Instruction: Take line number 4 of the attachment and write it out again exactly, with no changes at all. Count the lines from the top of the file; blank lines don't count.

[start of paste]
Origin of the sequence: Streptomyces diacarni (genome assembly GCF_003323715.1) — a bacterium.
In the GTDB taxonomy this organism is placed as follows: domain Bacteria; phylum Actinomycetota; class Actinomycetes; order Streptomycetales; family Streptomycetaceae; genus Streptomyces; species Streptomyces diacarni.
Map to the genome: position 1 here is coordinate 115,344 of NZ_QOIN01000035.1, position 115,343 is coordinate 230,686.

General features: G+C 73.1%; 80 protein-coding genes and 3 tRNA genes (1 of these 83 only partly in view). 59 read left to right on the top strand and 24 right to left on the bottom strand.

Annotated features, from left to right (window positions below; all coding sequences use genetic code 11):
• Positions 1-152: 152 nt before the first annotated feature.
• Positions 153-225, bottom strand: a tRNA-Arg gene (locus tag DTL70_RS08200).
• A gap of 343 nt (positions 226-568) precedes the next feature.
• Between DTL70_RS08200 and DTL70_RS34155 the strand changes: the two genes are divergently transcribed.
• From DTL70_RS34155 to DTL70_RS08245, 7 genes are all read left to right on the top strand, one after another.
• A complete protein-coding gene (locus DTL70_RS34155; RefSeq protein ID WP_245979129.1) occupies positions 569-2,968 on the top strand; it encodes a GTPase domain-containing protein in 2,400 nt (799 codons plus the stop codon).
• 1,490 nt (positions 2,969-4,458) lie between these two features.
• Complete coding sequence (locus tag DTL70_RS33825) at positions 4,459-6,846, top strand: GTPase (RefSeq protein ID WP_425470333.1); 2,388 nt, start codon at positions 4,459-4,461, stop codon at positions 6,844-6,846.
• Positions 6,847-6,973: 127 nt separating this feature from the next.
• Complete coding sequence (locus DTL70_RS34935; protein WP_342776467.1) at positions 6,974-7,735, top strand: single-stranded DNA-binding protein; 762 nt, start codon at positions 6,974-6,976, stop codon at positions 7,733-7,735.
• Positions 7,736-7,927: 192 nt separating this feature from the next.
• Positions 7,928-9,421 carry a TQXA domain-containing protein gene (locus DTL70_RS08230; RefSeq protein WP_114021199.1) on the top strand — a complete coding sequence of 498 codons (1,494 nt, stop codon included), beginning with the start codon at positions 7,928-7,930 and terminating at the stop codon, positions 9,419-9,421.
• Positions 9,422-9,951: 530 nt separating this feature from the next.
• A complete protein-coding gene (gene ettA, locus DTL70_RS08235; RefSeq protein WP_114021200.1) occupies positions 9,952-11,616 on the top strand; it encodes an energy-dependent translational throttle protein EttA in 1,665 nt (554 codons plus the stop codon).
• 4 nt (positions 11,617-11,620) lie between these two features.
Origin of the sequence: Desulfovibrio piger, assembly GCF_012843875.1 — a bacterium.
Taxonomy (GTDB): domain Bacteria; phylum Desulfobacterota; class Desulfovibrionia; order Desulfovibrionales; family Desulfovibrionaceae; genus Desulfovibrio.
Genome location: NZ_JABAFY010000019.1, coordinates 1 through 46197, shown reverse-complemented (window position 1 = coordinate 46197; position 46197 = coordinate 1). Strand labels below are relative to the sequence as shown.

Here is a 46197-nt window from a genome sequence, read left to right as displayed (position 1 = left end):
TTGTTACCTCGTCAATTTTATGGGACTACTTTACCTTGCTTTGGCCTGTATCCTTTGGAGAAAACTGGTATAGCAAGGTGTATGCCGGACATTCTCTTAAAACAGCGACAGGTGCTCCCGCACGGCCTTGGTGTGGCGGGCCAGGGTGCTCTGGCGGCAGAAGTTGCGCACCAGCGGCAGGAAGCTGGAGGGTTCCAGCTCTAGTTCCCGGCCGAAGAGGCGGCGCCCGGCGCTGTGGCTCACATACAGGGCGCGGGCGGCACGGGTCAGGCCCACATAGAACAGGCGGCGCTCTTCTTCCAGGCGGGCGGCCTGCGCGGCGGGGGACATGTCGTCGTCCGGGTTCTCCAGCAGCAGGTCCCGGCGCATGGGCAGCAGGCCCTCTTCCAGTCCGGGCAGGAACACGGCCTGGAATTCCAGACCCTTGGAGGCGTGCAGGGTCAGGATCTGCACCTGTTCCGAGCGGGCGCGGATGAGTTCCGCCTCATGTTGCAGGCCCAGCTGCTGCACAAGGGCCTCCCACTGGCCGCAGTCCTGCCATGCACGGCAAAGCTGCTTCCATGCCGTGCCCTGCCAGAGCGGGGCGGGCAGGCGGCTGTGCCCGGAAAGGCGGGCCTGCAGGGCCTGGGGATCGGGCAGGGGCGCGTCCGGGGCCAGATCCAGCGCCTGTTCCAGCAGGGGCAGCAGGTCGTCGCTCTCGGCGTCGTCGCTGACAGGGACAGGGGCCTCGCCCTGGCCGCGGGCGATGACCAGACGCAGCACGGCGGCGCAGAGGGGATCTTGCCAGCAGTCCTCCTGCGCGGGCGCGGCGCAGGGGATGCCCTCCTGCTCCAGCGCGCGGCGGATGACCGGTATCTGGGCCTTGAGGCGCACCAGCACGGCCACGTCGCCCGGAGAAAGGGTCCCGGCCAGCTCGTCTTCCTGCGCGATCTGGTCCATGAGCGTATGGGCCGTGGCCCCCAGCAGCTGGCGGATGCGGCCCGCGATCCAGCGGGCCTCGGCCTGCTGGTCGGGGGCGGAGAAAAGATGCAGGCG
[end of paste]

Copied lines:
General features: G+C 73.1%; 80 protein-coding genes and 3 tRNA genes (1 of these 83 only partly in view). 59 read left to right on the top strand and 24 right to left on the bottom strand.